“Sounds like a real breakthrough in astrometrics – if it works. But what if Voyager drops down to warp, or impulse?”

    “Voyager's electroplasma warp drive generates electrons, muons and tauons which are measurable against the gravitational effect of a warp field on cosmic radiation. Sublight impulse fusion reactors have no gravitational effect; but they also emit antineutrino flux in the beta decay of plasma exhaust. There should be a marked difference between predicted neutrino flavors in cosmic background radiation and those emitted by Voyager's impulse reactors. These too should be detectable over long distances.”

    “And if Voyager's stopped, laying in ambush somewhere?”

    “We are reinventing deep space telemetry and fleet tracking capabilities. We can only solve one impossibility at a time. Sir.”

    “One miracle at a time. Got it. I'm glad to see you two getting along. Tell me something, Seven. What's your assessment of our Sublieutenant?”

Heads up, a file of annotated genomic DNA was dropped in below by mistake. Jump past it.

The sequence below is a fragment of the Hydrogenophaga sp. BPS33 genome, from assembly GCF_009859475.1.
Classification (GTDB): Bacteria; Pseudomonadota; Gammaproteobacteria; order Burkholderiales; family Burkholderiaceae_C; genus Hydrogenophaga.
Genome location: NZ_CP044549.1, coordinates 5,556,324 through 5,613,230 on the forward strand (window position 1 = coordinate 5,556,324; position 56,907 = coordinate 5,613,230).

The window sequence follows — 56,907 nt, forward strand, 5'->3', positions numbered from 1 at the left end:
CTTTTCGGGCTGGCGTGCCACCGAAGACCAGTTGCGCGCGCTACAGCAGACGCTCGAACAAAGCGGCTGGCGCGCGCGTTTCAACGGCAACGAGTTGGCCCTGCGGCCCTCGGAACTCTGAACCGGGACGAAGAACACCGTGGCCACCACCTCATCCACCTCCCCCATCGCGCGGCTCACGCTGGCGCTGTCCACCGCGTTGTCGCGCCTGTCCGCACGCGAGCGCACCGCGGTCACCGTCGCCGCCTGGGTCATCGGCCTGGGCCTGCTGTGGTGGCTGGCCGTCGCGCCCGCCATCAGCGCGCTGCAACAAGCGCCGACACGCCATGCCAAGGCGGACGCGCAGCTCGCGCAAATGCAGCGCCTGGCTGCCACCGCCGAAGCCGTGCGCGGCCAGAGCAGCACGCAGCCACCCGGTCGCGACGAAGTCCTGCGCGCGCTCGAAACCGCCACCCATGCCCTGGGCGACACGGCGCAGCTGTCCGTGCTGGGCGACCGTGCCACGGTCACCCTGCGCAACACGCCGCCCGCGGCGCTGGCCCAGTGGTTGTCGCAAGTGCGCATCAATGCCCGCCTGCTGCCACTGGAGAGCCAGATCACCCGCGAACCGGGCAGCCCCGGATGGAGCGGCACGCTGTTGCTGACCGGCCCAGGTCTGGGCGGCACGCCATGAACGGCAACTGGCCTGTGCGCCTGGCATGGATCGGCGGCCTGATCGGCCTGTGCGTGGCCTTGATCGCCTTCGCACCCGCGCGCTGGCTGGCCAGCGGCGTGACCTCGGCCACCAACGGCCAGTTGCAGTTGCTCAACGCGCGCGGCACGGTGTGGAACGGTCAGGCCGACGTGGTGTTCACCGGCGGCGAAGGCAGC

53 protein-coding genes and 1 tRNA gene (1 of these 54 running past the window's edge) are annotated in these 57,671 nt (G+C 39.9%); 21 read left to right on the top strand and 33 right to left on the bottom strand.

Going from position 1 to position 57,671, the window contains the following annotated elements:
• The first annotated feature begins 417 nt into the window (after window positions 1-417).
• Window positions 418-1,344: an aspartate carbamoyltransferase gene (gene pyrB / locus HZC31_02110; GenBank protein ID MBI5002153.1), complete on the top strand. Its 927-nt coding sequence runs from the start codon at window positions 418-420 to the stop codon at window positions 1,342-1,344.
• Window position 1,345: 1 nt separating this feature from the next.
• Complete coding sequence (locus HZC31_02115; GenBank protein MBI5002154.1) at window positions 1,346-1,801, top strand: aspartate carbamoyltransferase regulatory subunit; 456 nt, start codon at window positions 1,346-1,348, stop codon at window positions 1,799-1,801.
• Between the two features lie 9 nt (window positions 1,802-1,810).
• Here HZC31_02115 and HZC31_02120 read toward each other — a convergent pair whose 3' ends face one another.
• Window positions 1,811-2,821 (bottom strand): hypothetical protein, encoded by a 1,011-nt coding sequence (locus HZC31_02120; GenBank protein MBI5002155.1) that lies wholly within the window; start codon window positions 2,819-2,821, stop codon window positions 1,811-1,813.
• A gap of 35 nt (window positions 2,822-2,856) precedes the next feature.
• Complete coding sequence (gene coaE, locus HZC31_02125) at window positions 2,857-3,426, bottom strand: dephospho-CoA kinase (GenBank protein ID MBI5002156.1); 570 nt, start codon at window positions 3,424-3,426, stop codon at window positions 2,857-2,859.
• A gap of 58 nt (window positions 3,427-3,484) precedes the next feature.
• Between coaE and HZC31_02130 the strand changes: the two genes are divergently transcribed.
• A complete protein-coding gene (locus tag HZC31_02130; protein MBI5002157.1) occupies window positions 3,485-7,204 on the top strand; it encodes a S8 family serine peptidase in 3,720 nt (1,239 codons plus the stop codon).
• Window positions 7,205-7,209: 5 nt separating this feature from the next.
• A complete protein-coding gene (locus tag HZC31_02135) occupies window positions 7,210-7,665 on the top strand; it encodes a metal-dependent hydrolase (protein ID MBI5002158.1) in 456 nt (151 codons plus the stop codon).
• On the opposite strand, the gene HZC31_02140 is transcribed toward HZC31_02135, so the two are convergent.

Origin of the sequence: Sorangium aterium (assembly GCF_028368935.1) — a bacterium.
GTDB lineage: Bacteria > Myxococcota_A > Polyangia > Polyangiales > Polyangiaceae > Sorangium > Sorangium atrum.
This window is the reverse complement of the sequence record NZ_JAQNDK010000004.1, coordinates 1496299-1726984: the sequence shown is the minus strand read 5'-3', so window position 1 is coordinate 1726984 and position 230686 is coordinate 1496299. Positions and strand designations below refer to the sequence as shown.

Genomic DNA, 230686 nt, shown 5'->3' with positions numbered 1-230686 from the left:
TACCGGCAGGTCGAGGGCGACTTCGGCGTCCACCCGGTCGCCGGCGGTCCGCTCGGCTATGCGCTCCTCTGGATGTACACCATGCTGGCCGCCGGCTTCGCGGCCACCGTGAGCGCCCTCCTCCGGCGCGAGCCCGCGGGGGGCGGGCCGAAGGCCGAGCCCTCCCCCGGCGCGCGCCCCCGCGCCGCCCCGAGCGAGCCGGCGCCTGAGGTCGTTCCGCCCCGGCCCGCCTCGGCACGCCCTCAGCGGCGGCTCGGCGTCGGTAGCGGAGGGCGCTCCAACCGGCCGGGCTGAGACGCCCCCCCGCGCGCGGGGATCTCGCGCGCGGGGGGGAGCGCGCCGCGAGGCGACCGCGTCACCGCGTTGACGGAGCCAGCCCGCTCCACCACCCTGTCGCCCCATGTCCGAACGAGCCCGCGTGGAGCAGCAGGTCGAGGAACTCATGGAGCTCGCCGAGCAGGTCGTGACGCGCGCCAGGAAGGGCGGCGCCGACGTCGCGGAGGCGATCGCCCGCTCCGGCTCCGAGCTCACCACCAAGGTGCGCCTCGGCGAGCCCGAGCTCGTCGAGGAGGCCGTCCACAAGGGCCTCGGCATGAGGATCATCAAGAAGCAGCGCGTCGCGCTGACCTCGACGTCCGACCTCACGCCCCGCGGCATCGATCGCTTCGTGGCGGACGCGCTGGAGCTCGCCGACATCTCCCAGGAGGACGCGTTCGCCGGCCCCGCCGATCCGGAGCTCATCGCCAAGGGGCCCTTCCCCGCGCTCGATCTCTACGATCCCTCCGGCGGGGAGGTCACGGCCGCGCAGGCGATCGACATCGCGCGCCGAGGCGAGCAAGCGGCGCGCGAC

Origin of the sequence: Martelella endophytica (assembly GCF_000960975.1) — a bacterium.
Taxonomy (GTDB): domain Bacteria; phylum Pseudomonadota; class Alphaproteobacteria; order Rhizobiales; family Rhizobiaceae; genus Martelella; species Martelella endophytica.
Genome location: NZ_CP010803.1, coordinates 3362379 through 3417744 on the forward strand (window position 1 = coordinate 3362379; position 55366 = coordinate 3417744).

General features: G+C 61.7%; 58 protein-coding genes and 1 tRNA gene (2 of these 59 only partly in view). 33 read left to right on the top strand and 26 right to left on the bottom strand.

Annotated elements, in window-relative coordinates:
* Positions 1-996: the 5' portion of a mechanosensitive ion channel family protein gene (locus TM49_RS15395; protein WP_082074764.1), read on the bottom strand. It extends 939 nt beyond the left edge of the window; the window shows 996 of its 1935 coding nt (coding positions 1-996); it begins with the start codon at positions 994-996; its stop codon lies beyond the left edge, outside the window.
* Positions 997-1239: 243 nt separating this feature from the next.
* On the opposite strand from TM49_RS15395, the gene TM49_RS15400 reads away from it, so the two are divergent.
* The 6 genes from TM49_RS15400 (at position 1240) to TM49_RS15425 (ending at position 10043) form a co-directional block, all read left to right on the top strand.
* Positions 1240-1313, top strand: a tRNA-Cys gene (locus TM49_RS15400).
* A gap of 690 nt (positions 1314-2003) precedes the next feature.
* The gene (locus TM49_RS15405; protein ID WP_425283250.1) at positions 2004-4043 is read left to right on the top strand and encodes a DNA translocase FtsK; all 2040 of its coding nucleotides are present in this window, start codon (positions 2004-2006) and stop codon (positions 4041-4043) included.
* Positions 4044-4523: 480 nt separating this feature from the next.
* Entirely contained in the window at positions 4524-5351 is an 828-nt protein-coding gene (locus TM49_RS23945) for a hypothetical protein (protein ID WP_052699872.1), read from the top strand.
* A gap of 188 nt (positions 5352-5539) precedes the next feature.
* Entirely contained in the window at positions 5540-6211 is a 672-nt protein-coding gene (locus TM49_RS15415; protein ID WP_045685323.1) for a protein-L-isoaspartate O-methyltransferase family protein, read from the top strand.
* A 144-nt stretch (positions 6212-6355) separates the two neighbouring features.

Seven considered the question. “Unpredictable. Sublieutenant Vexa has devised an algorithm that may predict neutrino masses based on computational stellar data over vast quantities of space. This is also based on her understanding of quantum slipstream science and the effects of chronophasic interference, which has been proven to affect neutrino configurations. Adding the exponential drift of temporal flux makes particle prediction a proposition of such complexity it has eluded the Borg for centuries.

    “The alien intruder, clearly of an advanced race, has somehow managed to not only commandeer a Federation starship from heavily-guarded space, but can somehow manipulate matter and subspace, as well as hundreds of minds of two crews, with no detectable technology or external assistance. The alien has managed to subdue Voyager's navigational wake while in flight, again, without any apparent external aid – and in a matter of hours. In response, Vexa has managed to conceive a sensor that can span the galaxy, take an active role in its applied prototype development, as well as create a particle mapping technique across many sectors of open space, and against a vast chaotic region of background radiation and interstellar phenomena; effectively countering the superior alien threat - as she has already done in numerous ways.”

    Seven of Nine stood. “As a former Borg, my best assessment of Sublieutenant Vexa is simply this: unpredictable.”

    “Proceed with the system modifications, Seven. Use whomever you need. Uh, dismissed.”